My Story

Although I've been a professional artist and designer for years, I only have a few months of formal training and am mostly self taught, so I am inspired by the valued contributions of American folk artists. Often untrained but remarkably insightful, working in makeshift studios with limited materials, their art portrayed the cultural richness of life in rural America. I carried on this time-honored tradition with my first foray into the fine art world.

In 2010, I created my first kinetic art piece, “Man as Machine.”  It debuted in 2011 at the Onishi Gallery in New York City.  The group exhibition, entitled “Among the Serious and Playful Things,” was composed of selected artists from the US, France, Japan and Italy.  This piece is on permanent display at the Museum of Mechanical Art and Design in Stratford Upon Avon, England, where it is being shown along side work from the most notable artists in the field.  I showed kinetic folk art works regionally up to 2015, then commercial obligations required me to put art creation on hiatus.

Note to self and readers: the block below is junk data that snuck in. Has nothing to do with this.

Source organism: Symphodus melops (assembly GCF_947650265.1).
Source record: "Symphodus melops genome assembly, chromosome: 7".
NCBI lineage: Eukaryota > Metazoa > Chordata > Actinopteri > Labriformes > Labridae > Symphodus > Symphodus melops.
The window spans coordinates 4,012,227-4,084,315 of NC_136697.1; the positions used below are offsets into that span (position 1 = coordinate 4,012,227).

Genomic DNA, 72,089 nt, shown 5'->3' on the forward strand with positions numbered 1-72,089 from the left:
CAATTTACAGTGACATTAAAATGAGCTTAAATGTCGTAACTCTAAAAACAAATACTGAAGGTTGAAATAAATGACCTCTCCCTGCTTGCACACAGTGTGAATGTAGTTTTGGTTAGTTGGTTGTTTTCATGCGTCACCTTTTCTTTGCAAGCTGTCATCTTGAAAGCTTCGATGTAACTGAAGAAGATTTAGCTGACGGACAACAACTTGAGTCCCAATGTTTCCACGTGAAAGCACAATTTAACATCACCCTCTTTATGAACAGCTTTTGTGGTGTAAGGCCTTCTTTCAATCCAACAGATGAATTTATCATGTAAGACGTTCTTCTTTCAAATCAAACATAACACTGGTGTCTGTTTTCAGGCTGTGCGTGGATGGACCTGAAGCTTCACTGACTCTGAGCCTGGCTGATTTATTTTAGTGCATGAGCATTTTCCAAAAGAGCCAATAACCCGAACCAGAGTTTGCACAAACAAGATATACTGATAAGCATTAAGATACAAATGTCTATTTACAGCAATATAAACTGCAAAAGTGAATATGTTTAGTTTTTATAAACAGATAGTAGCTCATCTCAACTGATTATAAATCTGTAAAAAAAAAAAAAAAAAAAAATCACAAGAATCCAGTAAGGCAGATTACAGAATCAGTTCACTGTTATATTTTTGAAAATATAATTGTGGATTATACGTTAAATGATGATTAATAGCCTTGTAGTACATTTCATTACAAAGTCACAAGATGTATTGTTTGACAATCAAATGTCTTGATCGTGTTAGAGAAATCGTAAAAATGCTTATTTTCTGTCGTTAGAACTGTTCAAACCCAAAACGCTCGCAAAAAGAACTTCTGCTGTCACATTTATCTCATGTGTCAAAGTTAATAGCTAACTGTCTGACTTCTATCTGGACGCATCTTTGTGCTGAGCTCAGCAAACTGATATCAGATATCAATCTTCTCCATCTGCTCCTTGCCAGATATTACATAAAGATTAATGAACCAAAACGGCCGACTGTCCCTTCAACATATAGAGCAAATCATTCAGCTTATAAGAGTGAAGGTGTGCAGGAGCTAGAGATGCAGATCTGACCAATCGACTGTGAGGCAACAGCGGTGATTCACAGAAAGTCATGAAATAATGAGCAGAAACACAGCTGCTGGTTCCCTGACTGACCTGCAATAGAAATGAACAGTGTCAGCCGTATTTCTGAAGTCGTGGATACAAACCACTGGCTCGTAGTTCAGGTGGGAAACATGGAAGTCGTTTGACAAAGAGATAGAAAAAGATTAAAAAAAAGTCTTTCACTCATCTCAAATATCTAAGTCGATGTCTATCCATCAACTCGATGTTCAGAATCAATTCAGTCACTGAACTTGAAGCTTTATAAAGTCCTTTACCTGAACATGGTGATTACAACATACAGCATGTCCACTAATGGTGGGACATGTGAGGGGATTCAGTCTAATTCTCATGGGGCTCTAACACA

With complications showing kinetic art, along with trends towards more modern, abstract styles, I reevaluated the type of work I would pursue when I began new creations.  I wanted to maintain Northwest character through natural materials and the color palette, and have the new work be, to some degree, reminiscent of my earlier efforts.  


Early in 2018, I began a new body of work focusing on wood assemblages, sculptures and totems.  The new pieces express a juxtaposition between muted background tones and bright central colors.  I use salvaged Northwest softwoods, emphasizing the natural character found in the grain of the wood.  The muted wood tones compliment our moody weather and the changing colors of the mountains and sea.  The tribal nature of some of the pieces pays homage to native Salish art forms. Symbology presented in some of the pieces adds a mystery to the meaning behind the work.  Some of that mystery can be uncovered through close examination, while some is left up to the imagination of the observer.

To see commercial retail decor portfolio go to:


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